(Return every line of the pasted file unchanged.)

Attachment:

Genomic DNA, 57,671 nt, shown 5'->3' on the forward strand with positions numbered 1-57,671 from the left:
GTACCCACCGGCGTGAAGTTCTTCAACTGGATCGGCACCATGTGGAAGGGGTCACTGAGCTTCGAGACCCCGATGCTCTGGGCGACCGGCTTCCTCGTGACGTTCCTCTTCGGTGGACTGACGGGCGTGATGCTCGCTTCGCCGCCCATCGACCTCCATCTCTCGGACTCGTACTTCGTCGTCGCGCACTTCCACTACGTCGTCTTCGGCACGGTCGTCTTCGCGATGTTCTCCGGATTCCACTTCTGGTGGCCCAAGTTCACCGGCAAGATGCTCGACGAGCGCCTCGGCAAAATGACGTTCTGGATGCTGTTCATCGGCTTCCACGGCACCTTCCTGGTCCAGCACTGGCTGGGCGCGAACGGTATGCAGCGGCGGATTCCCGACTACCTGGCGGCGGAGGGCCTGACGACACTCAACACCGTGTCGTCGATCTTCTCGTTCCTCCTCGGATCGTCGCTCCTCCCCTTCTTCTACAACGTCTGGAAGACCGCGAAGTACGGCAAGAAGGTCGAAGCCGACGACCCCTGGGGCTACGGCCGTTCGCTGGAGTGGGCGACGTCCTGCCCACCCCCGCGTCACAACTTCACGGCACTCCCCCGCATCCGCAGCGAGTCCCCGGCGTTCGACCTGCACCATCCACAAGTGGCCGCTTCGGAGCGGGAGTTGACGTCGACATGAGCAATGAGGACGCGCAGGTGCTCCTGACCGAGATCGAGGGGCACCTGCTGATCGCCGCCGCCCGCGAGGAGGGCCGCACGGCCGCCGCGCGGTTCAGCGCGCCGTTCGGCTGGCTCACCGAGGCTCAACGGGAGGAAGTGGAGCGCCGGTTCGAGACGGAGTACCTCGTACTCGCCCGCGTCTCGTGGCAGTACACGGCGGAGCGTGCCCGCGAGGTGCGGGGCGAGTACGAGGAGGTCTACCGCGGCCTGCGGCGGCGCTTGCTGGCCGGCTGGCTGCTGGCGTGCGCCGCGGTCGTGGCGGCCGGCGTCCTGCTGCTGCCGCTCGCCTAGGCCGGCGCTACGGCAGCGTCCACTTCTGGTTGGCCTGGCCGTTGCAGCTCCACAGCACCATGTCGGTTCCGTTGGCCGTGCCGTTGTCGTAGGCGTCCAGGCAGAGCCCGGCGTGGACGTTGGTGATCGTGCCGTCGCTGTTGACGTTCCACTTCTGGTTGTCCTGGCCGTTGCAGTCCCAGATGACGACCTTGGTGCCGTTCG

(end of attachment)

Genomic DNA, 57,671 nt, shown 5'->3' on the forward strand with positions numbered 1-57,671 from the left:
GTACCCACCGGCGTGAAGTTCTTCAACTGGATCGGCACCATGTGGAAGGGGTCACTGAGCTTCGAGACCCCGATGCTCTGGGCGACCGGCTTCCTCGTGACGTTCCTCTTCGGTGGACTGACGGGCGTGATGCTCGCTTCGCCGCCCATCGACCTCCATCTCTCGGACTCGTACTTCGTCGTCGCGCACTTCCACTACGTCGTCTTCGGCACGGTCGTCTTCGCGATGTTCTCCGGATTCCACTTCTGGTGGCCCAAGTTCACCGGCAAGATGCTCGACGAGCGCCTCGGCAAAATGACGTTCTGGATGCTGTTCATCGGCTTCCACGGCACCTTCCTGGTCCAGCACTGGCTGGGCGCGAACGGTATGCAGCGGCGGATTCCCGACTACCTGGCGGCGGAGGGCCTGACGACACTCAACACCGTGTCGTCGATCTTCTCGTTCCTCCTCGGATCGTCGCTCCTCCCCTTCTTCTACAACGTCTGGAAGACCGCGAAGTACGGCAAGAAGGTCGAAGCCGACGACCCCTGGGGCTACGGCCGTTCGCTGGAGTGGGCGACGTCCTGCCCACCCCCGCGTCACAACTTCACGGCACTCCCCCGCATCCGCAGCGAGTCCCCGGCGTTCGACCTGCACCATCCACAAGTGGCCGCTTCGGAGCGGGAGTTGACGTCGACATGAGCAATGAGGACGCGCAGGTGCTCCTGACCGAGATCGAGGGGCACCTGCTGATCGCCGCCGCCCGCGAGGAGGGCCGCACGGCCGCCGCGCGGTTCAGCGCGCCGTTCGGCTGGCTCACCGAGGCTCAACGGGAGGAAGTGGAGCGCCGGTTCGAGACGGAGTACCTCGTACTCGCCCGCGTCTCGTGGCAGTACACGGCGGAGCGTGCCCGCGAGGTGCGGGGCGAGTACGAGGAGGTCTACCGCGGCCTGCGGCGGCGCTTGCTGGCCGGCTGGCTGCTGGCGTGCGCCGCGGTCGTGGCGGCCGGCGTCCTGCTGCTGCCGCTCGCCTAGGCCGGCGCTACGGCAGCGTCCACTTCTGGTTGGCCTGGCCGTTGCAGCTCCACAGCACCATGTCGGTTCCGTTGGCCGTGCCGTTGTCGTAGGCGTCCAGGCAGAGCCCGGCGTGGACGTTGGTGATCGTGCCGTCGCTGTTGACGTTCCACTTCTGGTTGTCCTGGCCGTTGCAGTCCCAGATGACGACCTTGGTGCCGTTCG